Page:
Scientists Observe Long, Curvy Jet Coming From a Quasar Across the Universe

Researchers have been able to examine a massive jet of electromagnetic radiation using the Event Horizon Telescope, which spans the whole planet.

The Event Horizon Telescope, which gave us the first-ever look of a supermassive black hole at the heart of our galaxy and the first photograph of a black hole, now examined a considerably brighter target: a quasar. Quasars are incredibly bright objects that are created when matter enters massive black holes. The EHT team may have just looked inside one of these so-called active galactic nuclei, which radiate electromagnetic radiation into space.

The farthest distant object ever observed with the Event Horizon Telescope was NRAO 530, a quasar located about 7.5 billion light-years away that was the subject of a multinational cooperation of scientists. The team of researchers, coordinated by Svetlana Jorstad of the Institute of Astrophysical Research at Boston University, detected some of the quasar's characteristics using the telescope array. They specifically captured a photograph of a 1.7 light-year-long jet of radio-wavelength radiation.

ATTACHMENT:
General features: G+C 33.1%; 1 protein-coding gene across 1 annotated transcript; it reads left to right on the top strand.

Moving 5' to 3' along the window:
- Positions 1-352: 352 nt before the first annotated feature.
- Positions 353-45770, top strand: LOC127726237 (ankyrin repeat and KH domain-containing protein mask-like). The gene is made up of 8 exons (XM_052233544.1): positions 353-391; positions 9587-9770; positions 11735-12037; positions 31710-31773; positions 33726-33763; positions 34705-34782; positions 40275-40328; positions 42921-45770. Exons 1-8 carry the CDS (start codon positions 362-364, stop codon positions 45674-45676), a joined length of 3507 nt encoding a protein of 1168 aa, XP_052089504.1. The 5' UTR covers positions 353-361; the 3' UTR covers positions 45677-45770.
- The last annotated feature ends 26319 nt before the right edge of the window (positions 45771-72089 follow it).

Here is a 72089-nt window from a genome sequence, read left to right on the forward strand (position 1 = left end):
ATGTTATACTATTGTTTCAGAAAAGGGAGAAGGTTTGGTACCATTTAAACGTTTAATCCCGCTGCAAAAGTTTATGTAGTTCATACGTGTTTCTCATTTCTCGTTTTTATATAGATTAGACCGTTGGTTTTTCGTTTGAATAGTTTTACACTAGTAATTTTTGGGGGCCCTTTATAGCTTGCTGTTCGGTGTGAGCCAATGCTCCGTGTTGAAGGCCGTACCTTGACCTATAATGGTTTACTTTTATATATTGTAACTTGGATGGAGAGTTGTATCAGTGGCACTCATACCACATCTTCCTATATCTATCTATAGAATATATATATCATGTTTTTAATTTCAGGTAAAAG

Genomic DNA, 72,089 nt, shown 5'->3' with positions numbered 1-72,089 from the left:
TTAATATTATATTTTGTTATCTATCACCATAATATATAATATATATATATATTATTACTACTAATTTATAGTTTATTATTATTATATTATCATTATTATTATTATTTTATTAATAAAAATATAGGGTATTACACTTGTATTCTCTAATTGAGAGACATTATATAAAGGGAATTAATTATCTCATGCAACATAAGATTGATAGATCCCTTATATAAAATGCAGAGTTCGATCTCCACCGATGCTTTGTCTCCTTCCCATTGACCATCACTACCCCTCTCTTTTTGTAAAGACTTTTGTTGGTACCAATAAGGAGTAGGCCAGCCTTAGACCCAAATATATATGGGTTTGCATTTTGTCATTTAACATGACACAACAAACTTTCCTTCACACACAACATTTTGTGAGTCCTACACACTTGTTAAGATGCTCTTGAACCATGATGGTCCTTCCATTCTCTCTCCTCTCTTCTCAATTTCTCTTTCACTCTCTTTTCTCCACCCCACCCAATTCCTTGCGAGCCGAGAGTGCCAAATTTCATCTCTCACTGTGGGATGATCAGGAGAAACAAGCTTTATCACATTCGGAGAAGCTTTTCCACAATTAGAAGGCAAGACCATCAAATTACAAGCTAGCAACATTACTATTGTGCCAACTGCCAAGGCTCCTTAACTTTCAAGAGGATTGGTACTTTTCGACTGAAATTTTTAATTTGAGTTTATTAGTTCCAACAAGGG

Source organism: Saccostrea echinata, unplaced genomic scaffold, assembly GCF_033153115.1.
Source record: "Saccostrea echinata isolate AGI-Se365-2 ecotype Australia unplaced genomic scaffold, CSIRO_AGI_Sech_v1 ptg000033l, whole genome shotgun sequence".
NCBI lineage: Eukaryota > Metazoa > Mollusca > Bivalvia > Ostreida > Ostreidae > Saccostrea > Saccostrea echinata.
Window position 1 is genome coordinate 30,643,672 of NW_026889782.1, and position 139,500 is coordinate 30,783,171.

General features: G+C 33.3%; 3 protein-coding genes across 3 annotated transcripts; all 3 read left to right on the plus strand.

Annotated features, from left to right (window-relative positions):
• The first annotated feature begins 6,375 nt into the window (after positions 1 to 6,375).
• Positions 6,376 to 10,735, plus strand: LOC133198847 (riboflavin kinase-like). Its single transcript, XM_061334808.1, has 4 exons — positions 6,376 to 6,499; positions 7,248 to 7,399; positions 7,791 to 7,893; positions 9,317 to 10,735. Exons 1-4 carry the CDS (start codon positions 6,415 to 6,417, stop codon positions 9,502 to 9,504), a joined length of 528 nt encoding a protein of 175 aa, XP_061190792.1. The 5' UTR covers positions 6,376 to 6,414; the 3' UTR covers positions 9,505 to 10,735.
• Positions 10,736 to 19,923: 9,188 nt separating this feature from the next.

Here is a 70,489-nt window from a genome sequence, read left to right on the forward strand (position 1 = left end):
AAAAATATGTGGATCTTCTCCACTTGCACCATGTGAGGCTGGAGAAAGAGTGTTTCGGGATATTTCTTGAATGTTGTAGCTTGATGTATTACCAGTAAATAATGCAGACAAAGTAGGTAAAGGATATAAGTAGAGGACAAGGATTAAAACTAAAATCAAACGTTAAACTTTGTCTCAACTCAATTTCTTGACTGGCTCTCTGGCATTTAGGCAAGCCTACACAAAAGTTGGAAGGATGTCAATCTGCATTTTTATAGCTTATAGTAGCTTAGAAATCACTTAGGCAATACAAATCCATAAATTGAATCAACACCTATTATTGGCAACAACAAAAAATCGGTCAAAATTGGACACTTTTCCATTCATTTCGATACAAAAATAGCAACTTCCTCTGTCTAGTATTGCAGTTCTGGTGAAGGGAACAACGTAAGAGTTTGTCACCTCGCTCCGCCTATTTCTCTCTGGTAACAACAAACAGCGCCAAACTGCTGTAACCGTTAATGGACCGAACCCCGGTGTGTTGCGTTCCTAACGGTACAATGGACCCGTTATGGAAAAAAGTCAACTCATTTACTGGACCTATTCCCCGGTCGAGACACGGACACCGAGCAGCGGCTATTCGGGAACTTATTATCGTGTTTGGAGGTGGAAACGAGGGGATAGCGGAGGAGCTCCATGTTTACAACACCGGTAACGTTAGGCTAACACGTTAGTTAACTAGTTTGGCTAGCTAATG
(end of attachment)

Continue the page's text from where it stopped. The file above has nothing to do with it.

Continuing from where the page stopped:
The study team also detected the quasar's center, which is where the jet starts, as well as two enigmatic structures there that they were unable to view well with their present equipment. The team's studies of the light released from the jet suggest that the magnetic field of the jet also has some form of curve or helical pattern to it.

According to Jorstad's comment, "The outermost feature exhibits a particularly high degree of linear polarization, suggesting a very highly organized magnetic field."

Very Long Baseline Interferometry, sometimes referred to as VLBI, is one of the primary techniques Jorstad and the study team utilized to photograph the quasar. The same celestial source can be detected by a group of telescopes dispersed throughout the globe, such as those that make up the Event Horizon Telescope. In order to create a comprehensive image of the target, astronomers can then gather these many data points and account for any change in detection time (data from a source might be obtained at one telescope slightly before it is gathered at another telescope).

Thanks to new viewing technologies like EHT and the recently deployed Webb Space Telescope, astronomers are learning more about quasars. A polychrome quasar whose galaxy is interacting with three others in a galactic "knot" was seen in Webb images that were released last autumn. Additionally, the Hubble Space Telescope saw quasar "tsunamis" in 2020, which scientists believe could be strong enough to stop galaxy development.